Ashutosh s. Shankar /

“September 6, 2018
The entire country was celebrating the scrapping of section 377 of the Indian constitution and the LGBTQI community were no more criminals in India.
Amidst this celebration, there was an 18-year-old kid who had freshly come out to his friends about his sexuality. A kid who identified himself as gay.
That kid was me.
I was proudly out to my friends and endorsed LGBTQ+ rights outside the four walls of my home. However, inside those four walls, I was completely the opposite. I would never talk about sexuality, about me or my identity. I was still in the closet for my father and mother.
But Section 377 was decriminalised and I understood the intensity of it.
I couldn’t resist but call my close friends and tell them the news. And to celebrate this, I put up a story on Instagram, hinting that I was gay. Trust me, at that moment, putting out in the world that I’m gay came out instinctively. But, somehow, someone – I still don’t know who – took a screenshot of my story and sent it to my father. I was still unaware of this.
The next day, I was at home completing my assignment.
Suddenly, my dad entered with his phone in his hand. He showed me the screenshots and started questioning me about them. I somehow waved it off by saying that we’d talk later since I was studying. I panicked, trembled with fear and called up one of my friends whose mother happened to be a psychologist and told him, “I think my parents know” and hung up.
The next night, I was in my room – reading – when my father came in. But this time he was upset, angry, embarrassed, irritated and he closed the door from inside.
It was 10:30pm.

He asked me again, “What is this? This is extremely embarrassing!”
“It is not! I’m gay and I’m proud of it!” I replied.
“This is unnatural. Don’t you dare do anything wrong.”
And the conversation slowly turned into a fight.
I was scared, angry and upset. Something that I had finally owned up to, was being taken away from me. I began throwing things around in extreme anguish. My mother came in and after learning everything she broke down in embarrassment. She walked out into the living room. My father followed her.
By this time, my brother had just come home and had realised that the situation was out of hand.
He came in, tried to calm me down and held my hand. The moment he did that, I broke down immediately. Never in my entire life had I cried so much. My body began curling up, my muscles were now becoming rigid. I was holding on tightly to my brother. He somehow managed to loosen my grip and asked me to wait there while he’d try to console my parents who were in the other room.
Right after he walked out, I stood up, took my phone and my bike keys and ran outside the house.
I still remember thinking that this might be the end for me. I might never get to see my parents again.
I managed to call my friend whom I had informed earlier. His mother – the psychologist – picked up the call.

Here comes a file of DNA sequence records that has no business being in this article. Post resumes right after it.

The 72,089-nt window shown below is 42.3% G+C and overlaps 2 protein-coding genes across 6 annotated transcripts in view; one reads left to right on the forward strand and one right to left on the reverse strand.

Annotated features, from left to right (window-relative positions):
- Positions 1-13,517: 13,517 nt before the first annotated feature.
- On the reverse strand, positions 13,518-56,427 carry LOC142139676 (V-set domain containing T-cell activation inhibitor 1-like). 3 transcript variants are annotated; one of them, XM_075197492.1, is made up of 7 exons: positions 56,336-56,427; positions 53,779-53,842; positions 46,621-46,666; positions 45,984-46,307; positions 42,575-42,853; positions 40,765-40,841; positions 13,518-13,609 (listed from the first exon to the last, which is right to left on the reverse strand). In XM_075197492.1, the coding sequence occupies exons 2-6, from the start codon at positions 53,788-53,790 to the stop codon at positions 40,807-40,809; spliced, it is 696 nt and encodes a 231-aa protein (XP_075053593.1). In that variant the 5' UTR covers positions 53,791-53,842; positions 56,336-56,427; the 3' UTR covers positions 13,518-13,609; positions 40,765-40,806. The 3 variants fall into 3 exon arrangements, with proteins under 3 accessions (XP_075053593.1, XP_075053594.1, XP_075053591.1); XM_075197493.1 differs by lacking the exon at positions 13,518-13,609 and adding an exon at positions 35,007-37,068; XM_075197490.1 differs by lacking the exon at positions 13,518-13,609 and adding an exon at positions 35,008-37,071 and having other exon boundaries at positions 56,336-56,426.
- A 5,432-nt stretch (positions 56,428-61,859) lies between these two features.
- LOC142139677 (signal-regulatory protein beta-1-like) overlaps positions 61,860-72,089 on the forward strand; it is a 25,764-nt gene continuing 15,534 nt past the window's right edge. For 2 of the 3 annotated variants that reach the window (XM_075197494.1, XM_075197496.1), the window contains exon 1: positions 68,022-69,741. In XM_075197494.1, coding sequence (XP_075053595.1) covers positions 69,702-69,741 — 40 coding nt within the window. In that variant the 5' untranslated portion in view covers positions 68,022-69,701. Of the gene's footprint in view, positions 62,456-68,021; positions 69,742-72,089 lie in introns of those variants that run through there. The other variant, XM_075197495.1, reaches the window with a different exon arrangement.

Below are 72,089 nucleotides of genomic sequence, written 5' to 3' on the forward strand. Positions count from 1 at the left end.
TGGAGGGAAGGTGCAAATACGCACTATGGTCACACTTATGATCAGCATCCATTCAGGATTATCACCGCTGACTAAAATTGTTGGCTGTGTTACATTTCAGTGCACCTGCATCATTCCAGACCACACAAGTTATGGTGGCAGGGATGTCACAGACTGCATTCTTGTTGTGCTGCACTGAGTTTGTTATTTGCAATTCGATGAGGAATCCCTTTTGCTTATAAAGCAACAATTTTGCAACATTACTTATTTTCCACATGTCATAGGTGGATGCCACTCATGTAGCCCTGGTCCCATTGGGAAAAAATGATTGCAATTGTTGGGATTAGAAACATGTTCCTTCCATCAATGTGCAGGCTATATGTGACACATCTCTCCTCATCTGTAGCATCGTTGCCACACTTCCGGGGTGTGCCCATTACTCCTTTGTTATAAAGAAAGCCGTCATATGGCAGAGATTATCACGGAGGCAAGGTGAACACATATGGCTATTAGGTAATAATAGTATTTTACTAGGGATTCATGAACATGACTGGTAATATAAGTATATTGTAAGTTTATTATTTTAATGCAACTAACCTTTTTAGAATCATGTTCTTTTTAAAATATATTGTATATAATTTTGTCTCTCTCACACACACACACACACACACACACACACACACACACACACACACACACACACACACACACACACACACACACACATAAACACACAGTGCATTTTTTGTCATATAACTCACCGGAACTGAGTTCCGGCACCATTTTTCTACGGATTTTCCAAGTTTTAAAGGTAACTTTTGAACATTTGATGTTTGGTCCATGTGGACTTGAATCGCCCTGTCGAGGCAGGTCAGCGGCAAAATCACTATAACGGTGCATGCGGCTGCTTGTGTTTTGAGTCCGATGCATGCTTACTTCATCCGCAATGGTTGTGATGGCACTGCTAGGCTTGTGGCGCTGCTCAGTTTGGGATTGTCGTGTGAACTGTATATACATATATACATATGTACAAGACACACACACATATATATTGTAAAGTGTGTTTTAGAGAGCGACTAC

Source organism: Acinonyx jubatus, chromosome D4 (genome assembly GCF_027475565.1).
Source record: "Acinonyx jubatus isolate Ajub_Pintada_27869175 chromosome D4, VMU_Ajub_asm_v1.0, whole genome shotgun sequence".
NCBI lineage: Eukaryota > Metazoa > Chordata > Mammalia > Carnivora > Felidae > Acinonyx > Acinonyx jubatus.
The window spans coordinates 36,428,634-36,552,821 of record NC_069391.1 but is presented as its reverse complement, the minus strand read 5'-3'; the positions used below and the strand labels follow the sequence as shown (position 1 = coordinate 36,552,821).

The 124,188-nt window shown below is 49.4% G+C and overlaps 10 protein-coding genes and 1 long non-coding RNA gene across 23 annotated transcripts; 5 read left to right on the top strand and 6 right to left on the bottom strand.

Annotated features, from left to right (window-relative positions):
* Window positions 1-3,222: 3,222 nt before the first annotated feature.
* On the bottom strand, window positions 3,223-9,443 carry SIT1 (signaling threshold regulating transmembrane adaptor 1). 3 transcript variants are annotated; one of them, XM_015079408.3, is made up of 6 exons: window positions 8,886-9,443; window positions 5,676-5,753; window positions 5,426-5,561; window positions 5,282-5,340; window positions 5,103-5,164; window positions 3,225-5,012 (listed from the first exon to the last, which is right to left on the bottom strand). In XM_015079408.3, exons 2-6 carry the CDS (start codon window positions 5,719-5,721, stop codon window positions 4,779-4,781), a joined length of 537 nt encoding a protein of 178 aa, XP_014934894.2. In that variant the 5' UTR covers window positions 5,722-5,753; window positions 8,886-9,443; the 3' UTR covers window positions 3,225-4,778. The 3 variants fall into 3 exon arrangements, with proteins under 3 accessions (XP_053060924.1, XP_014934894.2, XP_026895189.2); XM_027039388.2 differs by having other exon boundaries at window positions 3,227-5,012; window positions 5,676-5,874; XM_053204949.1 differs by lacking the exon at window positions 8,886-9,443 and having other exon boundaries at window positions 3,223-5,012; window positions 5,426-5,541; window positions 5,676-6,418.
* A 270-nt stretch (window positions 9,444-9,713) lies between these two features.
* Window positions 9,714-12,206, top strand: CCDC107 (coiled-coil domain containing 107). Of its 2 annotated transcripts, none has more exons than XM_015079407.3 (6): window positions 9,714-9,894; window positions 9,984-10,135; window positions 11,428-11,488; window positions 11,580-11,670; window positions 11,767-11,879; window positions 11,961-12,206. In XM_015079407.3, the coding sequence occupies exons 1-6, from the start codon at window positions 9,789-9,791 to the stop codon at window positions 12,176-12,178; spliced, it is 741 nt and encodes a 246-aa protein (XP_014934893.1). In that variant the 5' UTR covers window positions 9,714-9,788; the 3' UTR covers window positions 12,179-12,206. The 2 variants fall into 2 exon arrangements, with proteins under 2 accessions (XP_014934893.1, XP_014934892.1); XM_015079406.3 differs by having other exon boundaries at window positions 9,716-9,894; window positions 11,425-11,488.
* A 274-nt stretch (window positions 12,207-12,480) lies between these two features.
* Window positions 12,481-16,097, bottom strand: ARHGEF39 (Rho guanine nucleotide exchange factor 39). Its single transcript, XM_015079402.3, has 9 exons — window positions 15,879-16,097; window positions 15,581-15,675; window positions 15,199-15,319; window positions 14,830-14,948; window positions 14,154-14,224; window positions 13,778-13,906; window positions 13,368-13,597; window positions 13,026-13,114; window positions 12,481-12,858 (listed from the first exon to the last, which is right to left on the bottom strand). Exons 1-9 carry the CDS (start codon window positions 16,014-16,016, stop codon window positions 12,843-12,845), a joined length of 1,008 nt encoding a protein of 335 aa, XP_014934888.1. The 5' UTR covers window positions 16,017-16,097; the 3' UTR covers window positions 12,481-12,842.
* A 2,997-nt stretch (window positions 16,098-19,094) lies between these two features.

“Yes? Ashutosh is everything alright?”
“Can you please let me come to your place?”
With this, I went to my friend’s place. There for nearly 10 minutes, I was sitting on the couch, staring into nothingness and speaking not a single word. The silence said more than my words could at the time.
Finally, I told her everything that had happened at home. She consoled me, made me comfortable and assured me that everything would be alright. She’d explain everything to my parents, and if they didn’t agree, “This family is with you,” she said.
I had informed my brother that I was going to my friend’s place.
So, a couple of minutes later, aunty got a call from him. She explained to him how he would play an important role in making my parents understand that this isn’t unnatural. They both hung up after talking to each other for a while. I was made to sleep at their place for the night. My friend was kind enough to share his room with me.
The next morning, aunty insisted that I go to college because that would help distract me and calm me down. For that, I’d had to go home to take my stuff. So after having my breakfast, I headed home.
I rung the doorbell and my father opened the door. He looked at me and I looked at him. It was a moment of awkward silence. I walked straight into my room, took a bath and got ready. I took my bag and headed to college.
That day was a struggle to get through the lectures because all I could think was about the other night.
After college I came home, my mom was having her lunch in the living room. I went into the room and pretended to be busy. After having her lunch, she walked in and immediately broke down looking at me. She then came closer and said, “Your brother explained everything to us.”
And she hugged me tightly.
“You’ve struggled with this all alone! We love you and will never leave you, no matter what.”
That moment changed everything.
In the evening, when my dad returned from work, he hugged me too and said the same thing.
All the worst that could’ve happened, happened.
Later on, I went on to explain everything to them using an elaborate power point presentation about gender, sex, lgbtq+, their struggles, their successes and so on.
And I quote my mother: ” You should do something for your community. Help them.”
What else could I have wished for?
And here I am, sharing my story with you.
I’m trying to explain that no matter who you are, what your struggles have been, it’s always harder to accept yourself first than being accepted by society. But once that happens, nothing can stop you. Nothing.

Ashutosh S. Shankar”

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